The Living Section

A Clambake Can Be as Good
on a City Terrace as at the Beach

By Florence Fabricant

The urban clambake is an increasingly popular way to entertain at home. Jim Sanford has specialized in city clambakes for years. The traditional beach clambake involves steaming clams, lobsters, chicken, potatoes, onions, corn and sausage over seaweed in pits dug in the sand and lined with rocks that have heated in driftwood fires. Tarpaulins cover the bake to keep the heat from escaping. While some still do their clambakes the old fashioned way, shortcuts
that eliminate the need for a crew of volunteers to gather driftwood and seaweed and dig pits on the beach at dawn have been gaining favor. As long as the food is steamed together in genuine rockweed, the authentic flavor is preserved. Jim Sanford's buffet-style clambake starts with clams steamed in rockweed. Mr. Sanford uses only steamers from Maine, serving them with clam broth and butter. Next come lobsters, onions, potatoes, chicken, fresh corn on the cob (picked that morning at a nearby farm whenever possible) and a moderately spicy Portuguese sausage called linguica that adds flavor to the chicken. Mr. Sanford also provides paperware for serving, as well as wooden mushroom baskets for shells, lobster bibs and metal nutcrackers. For his catered clambakes, a minimum of 40 people is required. He will go anywhere in the New York area, but must be able to do the cooking outdoors: while he can arrange a clambake on a week's notice, summer weekends are usually booked further ahead than that. He can be reached at 914-420-7467.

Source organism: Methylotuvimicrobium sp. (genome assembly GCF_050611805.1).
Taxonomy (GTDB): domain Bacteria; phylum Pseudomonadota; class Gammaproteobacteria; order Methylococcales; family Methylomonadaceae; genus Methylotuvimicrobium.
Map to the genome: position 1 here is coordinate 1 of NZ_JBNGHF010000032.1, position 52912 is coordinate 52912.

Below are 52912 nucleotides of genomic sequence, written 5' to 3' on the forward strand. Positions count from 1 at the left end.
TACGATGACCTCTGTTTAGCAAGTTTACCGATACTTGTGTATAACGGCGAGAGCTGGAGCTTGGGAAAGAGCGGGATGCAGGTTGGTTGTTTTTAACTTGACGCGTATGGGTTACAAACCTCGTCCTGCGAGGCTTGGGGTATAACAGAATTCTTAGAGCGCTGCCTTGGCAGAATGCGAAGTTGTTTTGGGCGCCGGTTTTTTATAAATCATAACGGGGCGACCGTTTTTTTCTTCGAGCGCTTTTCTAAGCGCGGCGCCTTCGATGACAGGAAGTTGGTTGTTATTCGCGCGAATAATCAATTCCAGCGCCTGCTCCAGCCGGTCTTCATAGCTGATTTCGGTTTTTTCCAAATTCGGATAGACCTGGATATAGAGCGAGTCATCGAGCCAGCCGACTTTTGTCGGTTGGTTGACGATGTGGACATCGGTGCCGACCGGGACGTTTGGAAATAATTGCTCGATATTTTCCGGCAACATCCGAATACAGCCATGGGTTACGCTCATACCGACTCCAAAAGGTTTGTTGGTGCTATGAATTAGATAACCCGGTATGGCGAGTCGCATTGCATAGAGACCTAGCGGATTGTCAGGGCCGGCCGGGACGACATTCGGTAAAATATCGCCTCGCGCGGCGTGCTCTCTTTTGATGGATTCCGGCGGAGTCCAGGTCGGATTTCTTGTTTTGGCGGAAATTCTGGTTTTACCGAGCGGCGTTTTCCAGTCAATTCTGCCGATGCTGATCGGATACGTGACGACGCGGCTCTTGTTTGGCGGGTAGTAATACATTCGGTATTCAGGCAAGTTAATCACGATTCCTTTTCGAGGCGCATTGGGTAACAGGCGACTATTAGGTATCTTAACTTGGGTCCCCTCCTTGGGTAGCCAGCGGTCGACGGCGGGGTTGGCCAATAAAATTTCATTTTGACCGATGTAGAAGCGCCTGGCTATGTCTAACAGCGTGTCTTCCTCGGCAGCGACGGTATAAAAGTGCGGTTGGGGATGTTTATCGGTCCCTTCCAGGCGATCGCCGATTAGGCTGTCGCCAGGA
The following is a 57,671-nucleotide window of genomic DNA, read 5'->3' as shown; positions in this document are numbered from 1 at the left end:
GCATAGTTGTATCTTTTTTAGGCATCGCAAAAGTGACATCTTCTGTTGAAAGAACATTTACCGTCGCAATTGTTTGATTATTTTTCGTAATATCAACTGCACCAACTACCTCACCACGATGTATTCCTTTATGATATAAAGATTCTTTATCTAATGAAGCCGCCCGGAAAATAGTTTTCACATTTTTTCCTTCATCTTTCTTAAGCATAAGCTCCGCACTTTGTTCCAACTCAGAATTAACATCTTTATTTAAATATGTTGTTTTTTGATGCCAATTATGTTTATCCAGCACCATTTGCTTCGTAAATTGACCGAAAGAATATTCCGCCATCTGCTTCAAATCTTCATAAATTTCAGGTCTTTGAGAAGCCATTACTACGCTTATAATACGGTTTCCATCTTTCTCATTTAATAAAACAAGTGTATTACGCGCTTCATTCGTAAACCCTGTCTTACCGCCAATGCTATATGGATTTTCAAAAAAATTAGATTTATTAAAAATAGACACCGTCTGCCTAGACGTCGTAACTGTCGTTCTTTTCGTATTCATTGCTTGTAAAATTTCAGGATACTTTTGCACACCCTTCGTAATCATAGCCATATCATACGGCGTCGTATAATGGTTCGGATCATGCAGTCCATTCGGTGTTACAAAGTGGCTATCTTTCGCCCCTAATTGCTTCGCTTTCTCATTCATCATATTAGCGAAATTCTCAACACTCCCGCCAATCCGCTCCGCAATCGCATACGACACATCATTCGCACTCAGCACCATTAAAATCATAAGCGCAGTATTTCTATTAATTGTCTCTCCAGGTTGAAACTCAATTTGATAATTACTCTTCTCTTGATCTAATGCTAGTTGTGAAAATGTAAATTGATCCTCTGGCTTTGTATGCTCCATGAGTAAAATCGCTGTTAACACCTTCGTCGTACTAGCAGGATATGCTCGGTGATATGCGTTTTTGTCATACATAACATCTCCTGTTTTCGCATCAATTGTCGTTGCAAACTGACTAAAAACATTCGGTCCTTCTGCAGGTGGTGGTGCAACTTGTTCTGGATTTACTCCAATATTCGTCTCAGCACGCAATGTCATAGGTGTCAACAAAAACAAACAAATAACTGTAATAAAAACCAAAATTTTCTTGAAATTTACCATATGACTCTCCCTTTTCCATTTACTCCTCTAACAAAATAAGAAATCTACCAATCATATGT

Let's have a real nice clambake

By Suzanne Hamlin

“Clambakes in the City?" Jim Sanford has believed all along. The New England clambake is a seaside spectacle that he is introducing to New York. “It's an idea that's older than New England," he said, "but to my knowledge, this is the first time anyone has brought it into the city." “I first started doing clambakes on Martha's Vineyard," he said. "I've always been in the food business (as a saucier at The Four Seasons, and as a cook at Copenhagen, La Caravelle and The Plaza), so it was easy for me to organize a kitchen outside. “I've been doing them there for ten years now," he grinned, “so I guess I'm ready for New York." Doing a clambake Sanford style means the party giver supplies the space. Jim Sanford supplies the rest. He comes with the “bake”-the steamer trays and 20 gallon clam steamer-the edibles and all the cooking and serving ingredients down to the lobster bibs, heavy-duty paper plates, and rockweed. At the end of the clambake, a kind of mellow satiety settled in on the crowd. According to Jim, this was a normal reaction. "As long as you've got a good group of people, the clambake takes off on it's own. Jim Sanford can be contacted by phone at 914-420-7467. He can be hired for backyards, terraces, patios, rooftops, clubs, parks or, of course, the beach. The per person cost, based on a minimum of 40 people includes soft-shelled clams, clam broth, a 1 1/4 lb. Lobster, corn on the cob, onions, potatoes, chicken and barbeque sauce, linguica, pots of melted butter, watermelon and coffee. The price also includes the buffet serving tables, all plates, utensils, and napkins.

Reprint from the Westchester Gannette Newspapers